• Peru: Q1 GDP growth is led by public sector pending; the private sector to follow soon

The BCRP released the first quarter GDP and domestic demand growth figures on May 24th. Although the figure of 1.4% YoY aggregate GDP growth was known, the breakdown was not, and came as a partial relief.

We already knew the figure for Q1-24 GDP growth (1.4% YoY), and that this was the first quarter of positive growth since 2022. What was reassuring was that all components showed positive growth as well, including private investment (albeit, barely, 0.3%), see chart 1. Furthermore, although exports fared well, the fact that domestic demand growth, up 2.1%, also outpaced GDP was encouraging.

Chart 1: Peru: Private Investment

But a closer look reveals some cracks that still need to be mended, especially in the private sector. It was clearly public sector spending that led growth in Q1-24. Of course, it is not bad that public investment increased nearly 40% YoY in Q1. The concern is that this is not triggering, at least not yet, a consequential increase in private investment. Mining investment rose a healthy 13.9%, but that has its own dynamics, and was off a very low base. The hope was that non-mining investment would start showing some life in Q1. It didn’t. Non-mining investment, down 0.8% YoY, in the quarter, decreased for the fifth consecutive quarter, also off a very low base. This is a glass half empty, glass half full situation. What a relief that private investment is finally growing, and what a disappointment that this growth goes no further than mining. Peru’s post-recession recovery will only gather strength once non-mining investment begins to perform.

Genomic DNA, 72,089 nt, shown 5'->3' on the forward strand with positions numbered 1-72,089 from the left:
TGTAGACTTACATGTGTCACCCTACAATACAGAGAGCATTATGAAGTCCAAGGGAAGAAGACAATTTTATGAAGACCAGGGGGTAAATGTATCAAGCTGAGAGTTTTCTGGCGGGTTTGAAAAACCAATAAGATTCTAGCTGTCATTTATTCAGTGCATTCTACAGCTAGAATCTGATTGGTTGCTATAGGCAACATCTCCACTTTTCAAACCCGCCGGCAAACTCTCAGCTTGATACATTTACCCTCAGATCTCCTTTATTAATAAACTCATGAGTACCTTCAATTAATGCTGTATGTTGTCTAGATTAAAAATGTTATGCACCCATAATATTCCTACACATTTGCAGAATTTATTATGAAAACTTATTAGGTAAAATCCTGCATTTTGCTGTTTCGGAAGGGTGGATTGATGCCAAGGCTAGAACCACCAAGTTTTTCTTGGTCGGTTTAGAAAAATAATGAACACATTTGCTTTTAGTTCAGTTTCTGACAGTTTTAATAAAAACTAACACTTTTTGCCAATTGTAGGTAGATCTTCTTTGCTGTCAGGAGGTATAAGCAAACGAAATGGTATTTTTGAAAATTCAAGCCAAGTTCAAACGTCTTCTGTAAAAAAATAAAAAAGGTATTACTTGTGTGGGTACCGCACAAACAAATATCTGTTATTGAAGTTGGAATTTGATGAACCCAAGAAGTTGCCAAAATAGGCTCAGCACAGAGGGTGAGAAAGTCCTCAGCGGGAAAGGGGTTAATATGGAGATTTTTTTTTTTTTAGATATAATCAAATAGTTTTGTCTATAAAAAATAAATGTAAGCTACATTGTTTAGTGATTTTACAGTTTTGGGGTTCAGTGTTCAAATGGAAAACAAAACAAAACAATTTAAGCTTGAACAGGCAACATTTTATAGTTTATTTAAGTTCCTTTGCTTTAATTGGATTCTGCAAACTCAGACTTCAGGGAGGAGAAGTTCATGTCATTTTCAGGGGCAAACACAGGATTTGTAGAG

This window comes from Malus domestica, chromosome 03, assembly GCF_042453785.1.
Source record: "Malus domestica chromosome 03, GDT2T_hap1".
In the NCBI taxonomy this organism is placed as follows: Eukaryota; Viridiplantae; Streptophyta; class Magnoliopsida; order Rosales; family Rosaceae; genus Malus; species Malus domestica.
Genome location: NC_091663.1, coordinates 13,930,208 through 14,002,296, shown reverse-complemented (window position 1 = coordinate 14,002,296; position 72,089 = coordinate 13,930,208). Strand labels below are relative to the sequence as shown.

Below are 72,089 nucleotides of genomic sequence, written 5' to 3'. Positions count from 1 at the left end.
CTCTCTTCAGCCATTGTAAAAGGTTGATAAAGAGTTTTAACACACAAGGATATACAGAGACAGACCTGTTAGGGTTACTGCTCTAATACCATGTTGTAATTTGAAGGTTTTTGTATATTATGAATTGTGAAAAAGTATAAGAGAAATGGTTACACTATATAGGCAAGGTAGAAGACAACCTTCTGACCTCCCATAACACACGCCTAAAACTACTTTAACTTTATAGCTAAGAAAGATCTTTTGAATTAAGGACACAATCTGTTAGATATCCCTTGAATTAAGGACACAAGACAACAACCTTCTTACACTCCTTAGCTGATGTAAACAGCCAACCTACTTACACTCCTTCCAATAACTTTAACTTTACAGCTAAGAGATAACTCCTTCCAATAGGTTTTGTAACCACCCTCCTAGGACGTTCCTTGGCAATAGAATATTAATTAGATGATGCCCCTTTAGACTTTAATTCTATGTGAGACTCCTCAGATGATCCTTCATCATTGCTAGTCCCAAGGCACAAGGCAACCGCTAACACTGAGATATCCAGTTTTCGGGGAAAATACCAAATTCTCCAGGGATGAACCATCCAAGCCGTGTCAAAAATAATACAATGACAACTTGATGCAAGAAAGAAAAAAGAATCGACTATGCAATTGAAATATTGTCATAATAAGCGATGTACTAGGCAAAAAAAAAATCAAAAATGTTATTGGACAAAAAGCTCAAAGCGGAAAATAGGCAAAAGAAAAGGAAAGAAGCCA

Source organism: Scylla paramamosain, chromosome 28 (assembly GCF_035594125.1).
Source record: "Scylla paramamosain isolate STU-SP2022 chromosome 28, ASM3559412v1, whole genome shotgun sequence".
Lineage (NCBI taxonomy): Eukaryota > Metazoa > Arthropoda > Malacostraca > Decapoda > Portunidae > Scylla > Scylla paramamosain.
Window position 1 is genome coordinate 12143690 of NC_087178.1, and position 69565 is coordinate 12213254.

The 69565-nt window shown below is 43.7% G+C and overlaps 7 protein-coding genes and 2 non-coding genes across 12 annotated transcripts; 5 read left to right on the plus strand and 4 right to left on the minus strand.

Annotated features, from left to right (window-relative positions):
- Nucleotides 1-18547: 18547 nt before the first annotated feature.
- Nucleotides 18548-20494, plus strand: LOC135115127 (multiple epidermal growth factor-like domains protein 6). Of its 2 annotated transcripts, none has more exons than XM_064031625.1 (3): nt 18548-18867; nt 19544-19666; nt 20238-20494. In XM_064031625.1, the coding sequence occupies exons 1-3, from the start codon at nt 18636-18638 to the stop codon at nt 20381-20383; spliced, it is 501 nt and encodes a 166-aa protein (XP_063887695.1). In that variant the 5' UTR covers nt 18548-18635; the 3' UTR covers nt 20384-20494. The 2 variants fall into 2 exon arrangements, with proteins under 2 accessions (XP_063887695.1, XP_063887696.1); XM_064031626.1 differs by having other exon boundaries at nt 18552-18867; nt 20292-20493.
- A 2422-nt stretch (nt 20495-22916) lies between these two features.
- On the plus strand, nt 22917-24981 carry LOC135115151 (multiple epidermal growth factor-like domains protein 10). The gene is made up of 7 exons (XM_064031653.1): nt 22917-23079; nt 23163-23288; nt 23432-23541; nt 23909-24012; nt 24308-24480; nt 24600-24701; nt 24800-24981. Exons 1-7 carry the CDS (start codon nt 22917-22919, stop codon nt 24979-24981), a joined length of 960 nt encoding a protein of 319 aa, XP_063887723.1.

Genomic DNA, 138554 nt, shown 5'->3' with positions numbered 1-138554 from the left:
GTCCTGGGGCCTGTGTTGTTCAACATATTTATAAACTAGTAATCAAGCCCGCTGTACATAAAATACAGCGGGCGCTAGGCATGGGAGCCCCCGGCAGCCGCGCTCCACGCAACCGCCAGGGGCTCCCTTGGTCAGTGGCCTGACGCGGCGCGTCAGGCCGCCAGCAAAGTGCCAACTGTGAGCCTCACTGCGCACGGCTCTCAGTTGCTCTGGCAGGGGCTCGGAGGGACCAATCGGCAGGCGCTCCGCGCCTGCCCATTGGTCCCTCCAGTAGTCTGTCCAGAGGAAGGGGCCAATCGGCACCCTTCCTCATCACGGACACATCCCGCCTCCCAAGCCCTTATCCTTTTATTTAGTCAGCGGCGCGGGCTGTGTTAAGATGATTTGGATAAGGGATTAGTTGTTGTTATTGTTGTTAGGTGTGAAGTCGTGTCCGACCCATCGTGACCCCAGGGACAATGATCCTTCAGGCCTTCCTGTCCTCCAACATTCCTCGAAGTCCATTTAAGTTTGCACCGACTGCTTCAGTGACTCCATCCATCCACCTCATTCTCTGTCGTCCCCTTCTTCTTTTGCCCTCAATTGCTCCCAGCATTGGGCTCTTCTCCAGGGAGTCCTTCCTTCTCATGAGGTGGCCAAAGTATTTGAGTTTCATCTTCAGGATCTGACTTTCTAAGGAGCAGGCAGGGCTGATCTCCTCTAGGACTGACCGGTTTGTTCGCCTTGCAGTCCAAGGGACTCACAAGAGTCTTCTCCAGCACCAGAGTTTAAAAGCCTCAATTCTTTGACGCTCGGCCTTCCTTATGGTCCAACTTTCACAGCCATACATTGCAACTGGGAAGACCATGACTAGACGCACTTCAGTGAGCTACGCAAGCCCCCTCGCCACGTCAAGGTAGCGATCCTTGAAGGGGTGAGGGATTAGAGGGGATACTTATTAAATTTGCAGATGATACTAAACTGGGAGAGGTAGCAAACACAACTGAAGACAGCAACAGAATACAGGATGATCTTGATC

Looking at GDP growth overall, the glass does look rather more than half full going forward. Growth in the first quarter should be the lowest for the year. There are a number of reasons why one may be optimistic despite the weak private sector demand figures during Q1. These include the upsurge in metal prices that has been taking place, the increase in household resources from pension fund and worker compensation withdrawals in Q2 and Q3, the restoring impact of lower inflation on real wages, declining interest rates, and the energy the government has been putting into accelerating infrastructure projects and permits for mining. With all these tailwinds, we remain comfortable with our forecast of 2.7% GDP growth in 2024, and even see some upside to it. If only politics do not get in the way.  

Table 1: Peru—GDP & Domestic Demand Growth y/y%

—Guillermo Arbe